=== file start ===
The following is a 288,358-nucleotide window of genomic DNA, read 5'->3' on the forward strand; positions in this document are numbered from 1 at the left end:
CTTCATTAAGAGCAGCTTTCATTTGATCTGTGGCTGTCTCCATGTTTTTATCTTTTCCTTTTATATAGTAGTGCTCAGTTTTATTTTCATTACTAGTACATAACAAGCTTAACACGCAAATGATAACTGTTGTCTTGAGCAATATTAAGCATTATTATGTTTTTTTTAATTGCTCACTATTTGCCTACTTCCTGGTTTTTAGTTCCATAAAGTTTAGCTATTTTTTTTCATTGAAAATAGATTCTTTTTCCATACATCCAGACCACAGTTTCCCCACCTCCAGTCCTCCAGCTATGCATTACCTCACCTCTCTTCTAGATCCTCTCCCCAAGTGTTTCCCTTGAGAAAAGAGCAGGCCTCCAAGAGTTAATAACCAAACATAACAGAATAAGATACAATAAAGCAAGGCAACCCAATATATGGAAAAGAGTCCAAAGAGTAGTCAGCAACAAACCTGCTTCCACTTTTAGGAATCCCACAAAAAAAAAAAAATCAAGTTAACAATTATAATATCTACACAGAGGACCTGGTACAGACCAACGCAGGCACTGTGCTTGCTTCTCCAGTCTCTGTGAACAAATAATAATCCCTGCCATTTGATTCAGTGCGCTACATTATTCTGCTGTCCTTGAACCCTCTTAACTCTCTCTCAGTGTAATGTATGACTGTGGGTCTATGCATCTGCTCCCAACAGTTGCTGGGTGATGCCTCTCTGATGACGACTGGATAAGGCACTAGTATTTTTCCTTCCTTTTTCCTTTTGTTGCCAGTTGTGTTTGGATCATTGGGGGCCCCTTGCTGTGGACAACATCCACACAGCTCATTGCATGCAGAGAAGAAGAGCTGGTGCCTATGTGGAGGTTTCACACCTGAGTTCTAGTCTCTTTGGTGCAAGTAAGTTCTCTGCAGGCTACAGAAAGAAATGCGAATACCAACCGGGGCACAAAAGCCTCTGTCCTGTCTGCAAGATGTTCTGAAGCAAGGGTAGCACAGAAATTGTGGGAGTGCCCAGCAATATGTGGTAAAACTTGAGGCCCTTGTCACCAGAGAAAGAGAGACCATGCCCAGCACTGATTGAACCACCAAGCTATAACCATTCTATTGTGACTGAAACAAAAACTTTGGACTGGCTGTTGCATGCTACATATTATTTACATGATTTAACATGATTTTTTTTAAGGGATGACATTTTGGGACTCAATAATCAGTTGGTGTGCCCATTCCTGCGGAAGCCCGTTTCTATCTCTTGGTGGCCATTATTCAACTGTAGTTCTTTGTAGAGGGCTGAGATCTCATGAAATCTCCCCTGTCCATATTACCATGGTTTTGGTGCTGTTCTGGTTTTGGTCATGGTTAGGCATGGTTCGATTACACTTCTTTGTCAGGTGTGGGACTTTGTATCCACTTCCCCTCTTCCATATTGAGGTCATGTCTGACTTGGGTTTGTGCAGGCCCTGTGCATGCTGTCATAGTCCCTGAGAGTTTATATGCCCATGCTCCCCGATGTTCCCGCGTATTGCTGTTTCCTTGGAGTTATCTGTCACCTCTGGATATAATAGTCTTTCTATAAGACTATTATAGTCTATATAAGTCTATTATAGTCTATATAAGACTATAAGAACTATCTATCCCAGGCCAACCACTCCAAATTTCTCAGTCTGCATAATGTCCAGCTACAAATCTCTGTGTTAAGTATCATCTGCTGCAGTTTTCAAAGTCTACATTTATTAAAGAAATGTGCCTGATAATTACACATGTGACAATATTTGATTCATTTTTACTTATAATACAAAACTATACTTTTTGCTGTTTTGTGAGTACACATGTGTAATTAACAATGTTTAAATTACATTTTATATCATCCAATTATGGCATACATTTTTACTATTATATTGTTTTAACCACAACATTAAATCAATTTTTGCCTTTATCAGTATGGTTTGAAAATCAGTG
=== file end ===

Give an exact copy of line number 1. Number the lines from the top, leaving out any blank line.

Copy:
The following is a 288,358-nucleotide window of genomic DNA, read 5'->3' on the forward strand; positions in this document are numbered from 1 at the left end: